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    ABSTRACT: N(ε)-carboxymethyl-lysine (CML) is a major advanced glycation end-product (AGEs) widely found in foods. The aim of our study was to evaluate how exogenous CML-peptide is dynamically absorbed from the gastrointestinal tract and eliminated by renal tubular secretion using microPET imaging. The present study consisted of three investigations. In study I, we synthesized the imaging tracer (18)F-CML by reacting N-succinimidyl 4-(18)F-fluorobenzoate ((18)F-SFB) with CML. In study II, the biological activity of (18)F-CML was evaluated in RAW264.7 cells and HepG2 cells. In study III, the biodistribution and elimination of AGEs in ICR mice were studied in vivo following tail vein injection and intragastric administration of (18)F-CML. The formation of (18)F-CML was confirmed by comparing its retention time with the corresponding reference compound (19)F-CML. The radiochemical purity (RCP) of (18)F-CML was >95%, and it showed a stable character in vitro and in vivo. Uptake of (18)F-CML by RAW264.7 cells and HepG2 cells could be inhibited by unmodified CML. (18)F-CML was quickly distributed via the blood, and it was rapidly excreted through the kidneys 20 min after tail vein injection. However, (18)F-CML was only slightly absorbed following intragastric administration. After administration of (18)F-CML via a stomach tube, the radioactivity was completely localized in the stomach for the first 15 min. At 150 min post intragastric administration, intense accumulation of radioactivity in the intestines was still observed. PET technology is a powerful tool for the in vivo analysis of the gastrointestinal absorption of orally administered drugs. (18)F-CML is hardly absorbed by the gastrointestinal tract. It is rapidly distributed and eliminated from blood following intravenous administration. Thus, it may not be harmful to healthy bodies. Our study showed the feasibility of noninvasively imaging (18)F-labeled AGEs and was the first to describe CML-peptide gastrointestinal absorption by means of PET.
    Preview · Article · Mar 2013 · PLoS ONE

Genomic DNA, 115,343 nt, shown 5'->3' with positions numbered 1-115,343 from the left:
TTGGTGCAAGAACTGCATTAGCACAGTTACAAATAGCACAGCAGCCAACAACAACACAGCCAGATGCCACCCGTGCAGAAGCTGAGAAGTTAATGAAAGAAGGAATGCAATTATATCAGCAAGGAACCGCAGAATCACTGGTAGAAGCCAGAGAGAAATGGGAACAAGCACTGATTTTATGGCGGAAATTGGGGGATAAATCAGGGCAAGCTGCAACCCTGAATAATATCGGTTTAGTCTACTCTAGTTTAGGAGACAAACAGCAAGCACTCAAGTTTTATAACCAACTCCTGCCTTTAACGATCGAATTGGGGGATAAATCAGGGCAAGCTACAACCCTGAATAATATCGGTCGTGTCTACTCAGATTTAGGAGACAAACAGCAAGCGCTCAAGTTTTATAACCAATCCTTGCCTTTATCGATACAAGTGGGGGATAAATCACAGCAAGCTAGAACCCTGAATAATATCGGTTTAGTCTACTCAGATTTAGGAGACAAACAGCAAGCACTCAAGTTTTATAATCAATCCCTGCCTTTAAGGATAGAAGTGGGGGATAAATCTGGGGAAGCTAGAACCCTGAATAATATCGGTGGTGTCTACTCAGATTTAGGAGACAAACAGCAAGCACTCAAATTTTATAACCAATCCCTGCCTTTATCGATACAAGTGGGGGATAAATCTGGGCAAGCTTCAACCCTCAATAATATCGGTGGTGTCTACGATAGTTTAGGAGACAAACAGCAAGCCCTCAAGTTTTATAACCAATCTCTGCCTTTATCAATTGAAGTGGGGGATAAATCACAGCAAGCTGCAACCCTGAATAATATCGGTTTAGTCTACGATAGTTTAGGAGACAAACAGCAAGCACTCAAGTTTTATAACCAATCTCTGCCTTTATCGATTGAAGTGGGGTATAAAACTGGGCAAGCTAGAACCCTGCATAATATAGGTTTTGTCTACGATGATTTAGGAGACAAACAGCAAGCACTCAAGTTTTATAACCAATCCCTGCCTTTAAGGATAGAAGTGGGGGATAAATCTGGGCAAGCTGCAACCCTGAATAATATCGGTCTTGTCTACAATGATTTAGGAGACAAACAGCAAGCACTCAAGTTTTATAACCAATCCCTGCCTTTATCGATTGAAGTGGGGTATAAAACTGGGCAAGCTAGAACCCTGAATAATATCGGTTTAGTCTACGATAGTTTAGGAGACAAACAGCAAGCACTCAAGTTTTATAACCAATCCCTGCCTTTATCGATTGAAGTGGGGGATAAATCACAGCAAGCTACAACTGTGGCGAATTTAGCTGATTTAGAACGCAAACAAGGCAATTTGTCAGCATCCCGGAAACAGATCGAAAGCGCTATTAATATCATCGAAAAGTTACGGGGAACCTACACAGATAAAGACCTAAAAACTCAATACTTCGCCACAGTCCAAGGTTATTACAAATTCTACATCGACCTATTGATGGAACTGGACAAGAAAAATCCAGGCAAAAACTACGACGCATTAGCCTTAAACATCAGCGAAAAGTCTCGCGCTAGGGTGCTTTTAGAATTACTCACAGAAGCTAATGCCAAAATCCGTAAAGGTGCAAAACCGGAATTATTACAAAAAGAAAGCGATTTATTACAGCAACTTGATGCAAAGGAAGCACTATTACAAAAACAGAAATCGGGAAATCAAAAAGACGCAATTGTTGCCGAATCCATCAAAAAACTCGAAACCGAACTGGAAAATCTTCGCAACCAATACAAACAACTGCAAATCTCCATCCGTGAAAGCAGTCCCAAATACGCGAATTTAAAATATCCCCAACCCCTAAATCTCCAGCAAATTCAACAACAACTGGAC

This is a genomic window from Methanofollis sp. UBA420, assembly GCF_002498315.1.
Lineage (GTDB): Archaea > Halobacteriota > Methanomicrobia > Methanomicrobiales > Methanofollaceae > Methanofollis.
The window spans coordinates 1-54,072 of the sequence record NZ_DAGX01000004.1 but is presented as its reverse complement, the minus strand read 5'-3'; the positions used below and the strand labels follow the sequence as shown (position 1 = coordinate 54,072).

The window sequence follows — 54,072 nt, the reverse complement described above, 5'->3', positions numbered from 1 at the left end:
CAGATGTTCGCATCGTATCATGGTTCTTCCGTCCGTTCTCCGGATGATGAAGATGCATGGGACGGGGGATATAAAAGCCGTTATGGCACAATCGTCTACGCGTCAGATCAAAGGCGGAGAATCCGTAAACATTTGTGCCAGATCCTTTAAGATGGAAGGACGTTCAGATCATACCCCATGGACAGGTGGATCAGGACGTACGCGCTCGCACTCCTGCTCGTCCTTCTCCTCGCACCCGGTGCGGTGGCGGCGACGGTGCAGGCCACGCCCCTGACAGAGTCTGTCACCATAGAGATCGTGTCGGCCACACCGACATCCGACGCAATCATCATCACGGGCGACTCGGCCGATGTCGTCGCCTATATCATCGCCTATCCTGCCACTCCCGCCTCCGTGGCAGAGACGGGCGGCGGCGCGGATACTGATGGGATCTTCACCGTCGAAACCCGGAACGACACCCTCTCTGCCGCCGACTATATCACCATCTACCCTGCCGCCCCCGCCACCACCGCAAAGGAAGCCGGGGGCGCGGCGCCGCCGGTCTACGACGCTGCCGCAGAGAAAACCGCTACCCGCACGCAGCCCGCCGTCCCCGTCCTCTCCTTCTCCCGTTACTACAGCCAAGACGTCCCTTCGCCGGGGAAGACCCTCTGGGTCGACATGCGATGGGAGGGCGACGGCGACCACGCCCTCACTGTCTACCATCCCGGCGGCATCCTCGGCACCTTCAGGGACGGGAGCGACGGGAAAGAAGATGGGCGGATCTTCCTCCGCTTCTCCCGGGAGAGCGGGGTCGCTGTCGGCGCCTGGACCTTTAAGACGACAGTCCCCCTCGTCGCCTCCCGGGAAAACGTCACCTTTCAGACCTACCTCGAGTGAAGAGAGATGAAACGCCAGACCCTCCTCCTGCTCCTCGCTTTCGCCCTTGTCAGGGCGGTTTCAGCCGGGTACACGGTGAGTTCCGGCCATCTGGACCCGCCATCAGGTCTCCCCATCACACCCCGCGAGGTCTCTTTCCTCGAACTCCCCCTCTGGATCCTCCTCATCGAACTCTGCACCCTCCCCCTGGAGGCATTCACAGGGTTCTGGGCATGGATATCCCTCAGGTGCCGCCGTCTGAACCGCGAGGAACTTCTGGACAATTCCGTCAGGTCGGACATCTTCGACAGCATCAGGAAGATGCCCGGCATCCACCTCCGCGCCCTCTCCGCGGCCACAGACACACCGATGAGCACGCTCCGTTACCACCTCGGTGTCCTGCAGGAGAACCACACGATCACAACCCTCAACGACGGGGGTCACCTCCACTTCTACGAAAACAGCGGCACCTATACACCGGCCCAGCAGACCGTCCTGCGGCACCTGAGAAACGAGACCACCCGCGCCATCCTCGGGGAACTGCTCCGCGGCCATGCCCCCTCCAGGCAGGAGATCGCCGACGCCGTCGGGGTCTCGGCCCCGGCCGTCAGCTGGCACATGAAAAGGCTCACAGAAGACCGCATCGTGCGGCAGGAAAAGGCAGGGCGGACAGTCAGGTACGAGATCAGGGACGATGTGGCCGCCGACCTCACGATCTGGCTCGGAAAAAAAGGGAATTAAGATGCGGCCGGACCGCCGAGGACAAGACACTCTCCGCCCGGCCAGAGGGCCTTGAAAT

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    • "Serum CML concentrations show a moderate correlation with dietary intake of AGEs in older adults [39]. Serum CML concentrations have been reported to vary with dietary intake of AGEs [40], but these findings have not been corroborated by others [41, 42]. "
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    ABSTRACT: Advanced glycation end products (AGEs) have been implicated in the pathogenesis of sarcopenia. Our aim was to characterize the relationship between serum carboxymethyl-lysine (CML), a major circulating AGE, and incident severe walking disability (inability to walk or walking speed <0.4 m/sec) over 30 months of followup in 394 moderately to severely disabled women, ≥65 years, living in the community in Baltimore, Maryland (the Women's Health and Aging Study I). During followup, 154 (26.4%) women developed severe walking disability, and 23 women died. Women in the highest quartile of serum CML had increased risk of developing of severe walking disability in a multivariate Cox proportional hazards model, adjusting for age and other potential confounders. Women with elevated serum CML are at an increased risk of developing severe walking disability. AGEs are a potentially modifiable risk factor. Further work is needed to establish a causal relationship between AGEs and walking disability.
    Full-text · Article · Aug 2012 · Journal of aging research